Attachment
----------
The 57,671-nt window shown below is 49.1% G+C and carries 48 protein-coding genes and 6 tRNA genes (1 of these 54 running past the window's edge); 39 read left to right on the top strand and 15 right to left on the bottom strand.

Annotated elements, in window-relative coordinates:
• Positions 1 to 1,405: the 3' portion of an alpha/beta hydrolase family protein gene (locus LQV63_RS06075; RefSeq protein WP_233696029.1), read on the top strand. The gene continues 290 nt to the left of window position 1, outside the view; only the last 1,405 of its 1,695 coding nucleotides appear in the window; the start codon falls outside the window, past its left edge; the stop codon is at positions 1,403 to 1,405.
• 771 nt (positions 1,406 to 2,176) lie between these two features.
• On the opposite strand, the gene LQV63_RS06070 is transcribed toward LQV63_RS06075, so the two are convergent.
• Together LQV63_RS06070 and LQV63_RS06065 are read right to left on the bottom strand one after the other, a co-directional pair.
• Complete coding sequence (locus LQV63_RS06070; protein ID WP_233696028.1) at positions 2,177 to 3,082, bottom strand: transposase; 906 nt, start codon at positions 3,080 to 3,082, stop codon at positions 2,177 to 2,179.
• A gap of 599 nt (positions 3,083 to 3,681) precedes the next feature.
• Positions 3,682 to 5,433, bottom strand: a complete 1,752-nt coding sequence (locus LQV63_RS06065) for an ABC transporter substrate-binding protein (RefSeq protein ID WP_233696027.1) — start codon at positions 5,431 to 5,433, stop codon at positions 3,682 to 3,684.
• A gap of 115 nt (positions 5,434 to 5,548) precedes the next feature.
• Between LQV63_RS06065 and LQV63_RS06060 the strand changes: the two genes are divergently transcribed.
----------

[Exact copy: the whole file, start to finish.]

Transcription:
The 57,671-nt window shown below is 49.1% G+C and carries 48 protein-coding genes and 6 tRNA genes (1 of these 54 running past the window's edge); 39 read left to right on the top strand and 15 right to left on the bottom strand.

Annotated elements, in window-relative coordinates:
• Positions 1 to 1,405: the 3' portion of an alpha/beta hydrolase family protein gene (locus LQV63_RS06075; RefSeq protein WP_233696029.1), read on the top strand. The gene continues 290 nt to the left of window position 1, outside the view; only the last 1,405 of its 1,695 coding nucleotides appear in the window; the start codon falls outside the window, past its left edge; the stop codon is at positions 1,403 to 1,405.
• 771 nt (positions 1,406 to 2,176) lie between these two features.
• On the opposite strand, the gene LQV63_RS06070 is transcribed toward LQV63_RS06075, so the two are convergent.
• Together LQV63_RS06070 and LQV63_RS06065 are read right to left on the bottom strand one after the other, a co-directional pair.
• Complete coding sequence (locus LQV63_RS06070; protein ID WP_233696028.1) at positions 2,177 to 3,082, bottom strand: transposase; 906 nt, start codon at positions 3,080 to 3,082, stop codon at positions 2,177 to 2,179.
• A gap of 599 nt (positions 3,083 to 3,681) precedes the next feature.
• Positions 3,682 to 5,433, bottom strand: a complete 1,752-nt coding sequence (locus LQV63_RS06065) for an ABC transporter substrate-binding protein (RefSeq protein ID WP_233696027.1) — start codon at positions 5,431 to 5,433, stop codon at positions 3,682 to 3,684.
• A gap of 115 nt (positions 5,434 to 5,548) precedes the next feature.
• Between LQV63_RS06065 and LQV63_RS06060 the strand changes: the two genes are divergently transcribed.